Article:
Here are two relevant counterexamples:

Let $R$ be a ring and $I$ an ideal, then the morphism $\operatorname{Spec} R[x]/(x-x^2,Ix) \to \operatorname{Spec} R$ has connected fibers outside $V(I)$ but disconnected fibers inside $V(I)$. This suggests that some kind of flatness condition is unavoidable.

Let $R$ be a non-Henselian local ring and let $f$ be an irreducible polynomial that factors into coprime polynomials modulo the maximal ideal. Then $\operatorname{Spec} R[x]/f(x) \to \operatorname{Spec} R$ has connected generic fiber but disconnected special fiber. This suggests that some sort of geometric connectedness condition fro the generic fiber is unavoidable.

But we do not always need the generic fiber to be "completely" geometrically connected. Let $Y=\operatorname{Spec} k[[x]]$, then if the generic fiber of a flat proper morphism $f: X \to Y$ is connected, then the special fiber is connected. This is because $f_* \mathcal O_X$ is a finite flat algebra. After inverting $x$, and ignoring nilpotents, it injects into a finite field extension of $k((x))$, which must be the field of fractions of a complete local ring, so it itself is a complete local ring.

Presumably we should formulate the most general version locally, with $Y$ the spectrum of a local ring $R$, for simplicity. A sufficient flatness condition is that the morphism is flat, or that $f_* \mathcal O_X$ is flat. A sufficient connectedness condition is that the fiber over the "Henselian generic point", the spectrum of the field of fractions of the Henselization or completion of $R$, is connected.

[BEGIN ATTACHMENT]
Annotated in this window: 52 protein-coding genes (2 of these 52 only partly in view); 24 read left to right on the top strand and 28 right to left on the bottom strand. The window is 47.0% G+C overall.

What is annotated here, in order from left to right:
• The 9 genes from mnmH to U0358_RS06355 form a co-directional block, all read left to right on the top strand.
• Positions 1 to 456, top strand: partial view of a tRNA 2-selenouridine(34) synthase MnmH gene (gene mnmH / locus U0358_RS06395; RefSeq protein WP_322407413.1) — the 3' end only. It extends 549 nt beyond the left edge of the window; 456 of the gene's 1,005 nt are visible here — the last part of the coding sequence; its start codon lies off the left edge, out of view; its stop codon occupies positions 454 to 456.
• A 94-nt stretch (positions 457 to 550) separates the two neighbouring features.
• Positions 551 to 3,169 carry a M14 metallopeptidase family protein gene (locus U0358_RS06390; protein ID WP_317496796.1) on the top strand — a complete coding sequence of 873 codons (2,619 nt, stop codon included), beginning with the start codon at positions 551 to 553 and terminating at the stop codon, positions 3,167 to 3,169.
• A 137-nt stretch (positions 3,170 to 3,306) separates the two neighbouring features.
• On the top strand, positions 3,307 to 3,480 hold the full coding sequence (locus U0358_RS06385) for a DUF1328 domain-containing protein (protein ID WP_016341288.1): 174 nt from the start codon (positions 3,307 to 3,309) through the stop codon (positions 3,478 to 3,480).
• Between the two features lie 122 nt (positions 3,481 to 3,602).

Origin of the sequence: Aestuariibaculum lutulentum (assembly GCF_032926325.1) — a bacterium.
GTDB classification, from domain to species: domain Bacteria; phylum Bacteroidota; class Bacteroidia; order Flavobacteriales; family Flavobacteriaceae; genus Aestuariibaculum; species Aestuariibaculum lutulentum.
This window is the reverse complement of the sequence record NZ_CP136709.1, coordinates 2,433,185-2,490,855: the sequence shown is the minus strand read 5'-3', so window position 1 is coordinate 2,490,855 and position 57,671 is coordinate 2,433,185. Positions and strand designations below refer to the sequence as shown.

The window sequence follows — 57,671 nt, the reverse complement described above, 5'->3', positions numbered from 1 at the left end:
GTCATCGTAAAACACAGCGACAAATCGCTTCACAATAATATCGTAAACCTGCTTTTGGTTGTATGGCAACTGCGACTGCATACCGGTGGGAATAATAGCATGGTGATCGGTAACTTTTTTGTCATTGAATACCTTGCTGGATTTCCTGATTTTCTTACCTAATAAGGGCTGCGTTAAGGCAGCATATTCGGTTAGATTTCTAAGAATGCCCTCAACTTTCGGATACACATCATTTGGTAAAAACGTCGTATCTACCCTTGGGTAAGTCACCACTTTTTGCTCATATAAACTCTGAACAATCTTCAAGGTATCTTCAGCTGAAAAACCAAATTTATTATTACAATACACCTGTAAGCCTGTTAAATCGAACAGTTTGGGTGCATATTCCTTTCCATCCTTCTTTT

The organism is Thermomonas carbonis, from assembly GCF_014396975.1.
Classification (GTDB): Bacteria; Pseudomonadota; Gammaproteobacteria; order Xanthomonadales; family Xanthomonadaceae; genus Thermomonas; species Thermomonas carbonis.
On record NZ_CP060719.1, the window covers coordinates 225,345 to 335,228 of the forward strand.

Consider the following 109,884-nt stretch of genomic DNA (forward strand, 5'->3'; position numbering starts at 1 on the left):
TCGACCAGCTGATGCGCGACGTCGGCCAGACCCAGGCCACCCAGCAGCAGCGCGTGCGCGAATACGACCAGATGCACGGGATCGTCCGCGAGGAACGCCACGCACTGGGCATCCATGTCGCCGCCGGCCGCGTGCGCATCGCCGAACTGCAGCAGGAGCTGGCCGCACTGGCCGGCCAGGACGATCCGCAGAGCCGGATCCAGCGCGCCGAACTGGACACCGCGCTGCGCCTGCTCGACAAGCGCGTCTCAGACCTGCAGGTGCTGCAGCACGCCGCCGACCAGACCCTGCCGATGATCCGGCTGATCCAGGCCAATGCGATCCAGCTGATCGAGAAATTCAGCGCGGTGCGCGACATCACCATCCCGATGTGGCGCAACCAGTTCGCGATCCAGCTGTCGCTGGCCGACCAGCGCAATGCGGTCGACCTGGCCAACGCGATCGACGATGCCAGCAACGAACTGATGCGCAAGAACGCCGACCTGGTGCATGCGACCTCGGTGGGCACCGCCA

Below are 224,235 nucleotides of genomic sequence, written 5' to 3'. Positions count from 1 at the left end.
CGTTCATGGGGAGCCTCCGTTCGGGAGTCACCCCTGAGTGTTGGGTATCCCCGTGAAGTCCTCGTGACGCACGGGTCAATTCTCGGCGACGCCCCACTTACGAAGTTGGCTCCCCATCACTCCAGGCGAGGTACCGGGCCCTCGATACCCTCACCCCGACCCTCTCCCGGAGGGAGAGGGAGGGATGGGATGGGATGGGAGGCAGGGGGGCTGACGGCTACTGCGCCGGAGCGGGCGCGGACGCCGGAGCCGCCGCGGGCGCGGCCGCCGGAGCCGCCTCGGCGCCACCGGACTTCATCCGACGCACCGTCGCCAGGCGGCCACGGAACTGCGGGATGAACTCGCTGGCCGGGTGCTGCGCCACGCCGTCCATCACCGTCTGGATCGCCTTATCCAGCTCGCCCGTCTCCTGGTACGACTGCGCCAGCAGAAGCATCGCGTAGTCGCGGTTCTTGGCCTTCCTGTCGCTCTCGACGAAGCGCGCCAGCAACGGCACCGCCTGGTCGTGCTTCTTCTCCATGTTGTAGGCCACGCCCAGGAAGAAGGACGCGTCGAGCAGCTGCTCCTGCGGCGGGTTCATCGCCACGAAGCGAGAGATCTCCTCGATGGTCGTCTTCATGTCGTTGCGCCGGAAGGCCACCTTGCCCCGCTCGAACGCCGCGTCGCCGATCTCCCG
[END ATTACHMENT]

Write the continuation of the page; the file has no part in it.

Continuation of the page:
We can see this by reducing the connectedness of $X$ to the connectedness of the second half of Stein factorization via Zariski's connectedness theorem. We reduce to the case where $R$ itself is Henselian by completing. Then $f_* \mathcal O_X$ is an $R$-algebra which injects into a connected algebra over the field of fractions of $R$, so modulo nilpotents, which we can safely ignore, it injects into a finite field extension of $R$.

Assume that the special fiber is disconnected, that is, $f_* \mathcal O_X/m$ contains an idempotent mod $m$. Lift that idempotent to $f_* \mathcal O_X$, and compute its minimal polynomial. This is irreducible, so by Hensel's Lemma it has a unique root mod $m$, which must be either $0$ or $1$ since $x^2-x$ divides the minimal polynomial mod $m$, so the idempotent is equal to either $0$ or $1$, a contradiction.

geometricconnectedness). $\endgroup$ownStein factorization (say by using normality conditions together with some knowledge of a generic fiber) thenallfibers are geometrically connected. I assure you from experience that this is the manifestation of Zariski's connectedness principle that is most widely used in algebraic geometry. $\endgroup$4more comments